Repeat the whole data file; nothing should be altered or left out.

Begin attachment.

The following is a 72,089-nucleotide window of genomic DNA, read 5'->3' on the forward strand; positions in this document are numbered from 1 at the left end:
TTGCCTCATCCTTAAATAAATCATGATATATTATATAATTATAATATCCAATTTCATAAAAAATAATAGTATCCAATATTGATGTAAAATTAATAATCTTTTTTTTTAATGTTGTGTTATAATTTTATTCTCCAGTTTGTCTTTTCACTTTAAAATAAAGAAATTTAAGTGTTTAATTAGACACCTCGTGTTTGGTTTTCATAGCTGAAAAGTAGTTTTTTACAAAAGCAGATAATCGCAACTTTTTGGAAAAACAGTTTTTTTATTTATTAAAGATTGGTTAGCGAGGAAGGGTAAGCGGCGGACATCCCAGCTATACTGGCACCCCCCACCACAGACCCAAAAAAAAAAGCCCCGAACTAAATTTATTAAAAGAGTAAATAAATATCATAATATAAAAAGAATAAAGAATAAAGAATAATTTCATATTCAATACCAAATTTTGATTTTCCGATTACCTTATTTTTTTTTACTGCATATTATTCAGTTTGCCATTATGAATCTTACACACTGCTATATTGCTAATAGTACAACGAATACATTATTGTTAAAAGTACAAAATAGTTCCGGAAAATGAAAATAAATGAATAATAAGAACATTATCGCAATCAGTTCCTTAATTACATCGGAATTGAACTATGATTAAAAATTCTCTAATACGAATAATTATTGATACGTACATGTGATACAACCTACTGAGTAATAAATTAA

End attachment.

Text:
The following is a 72,089-nucleotide window of genomic DNA, read 5'->3' on the forward strand; positions in this document are numbered from 1 at the left end:
TTGCCTCATCCTTAAATAAATCATGATATATTATATAATTATAATATCCAATTTCATAAAAAATAATAGTATCCAATATTGATGTAAAATTAATAATCTTTTTTTTTAATGTTGTGTTATAATTTTATTCTCCAGTTTGTCTTTTCACTTTAAAATAAAGAAATTTAAGTGTTTAATTAGACACCTCGTGTTTGGTTTTCATAGCTGAAAAGTAGTTTTTTACAAAAGCAGATAATCGCAACTTTTTGGAAAAACAGTTTTTTTATTTATTAAAGATTGGTTAGCGAGGAAGGGTAAGCGGCGGACATCCCAGCTATACTGGCACCCCCCACCACAGACCCAAAAAAAAAAGCCCCGAACTAAATTTATTAAAAGAGTAAATAAATATCATAATATAAAAAGAATAAAGAATAAAGAATAATTTCATATTCAATACCAAATTTTGATTTTCCGATTACCTTATTTTTTTTTACTGCATATTATTCAGTTTGCCATTATGAATCTTACACACTGCTATATTGCTAATAGTACAACGAATACATTATTGTTAAAAGTACAAAATAGTTCCGGAAAATGAAAATAAATGAATAATAAGAACATTATCGCAATCAGTTCCTTAATTACATCGGAATTGAACTATGATTAAAAATTCTCTAATACGAATAATTATTGATACGTACATGTGATACAACCTACTGAGTAATAAATTAA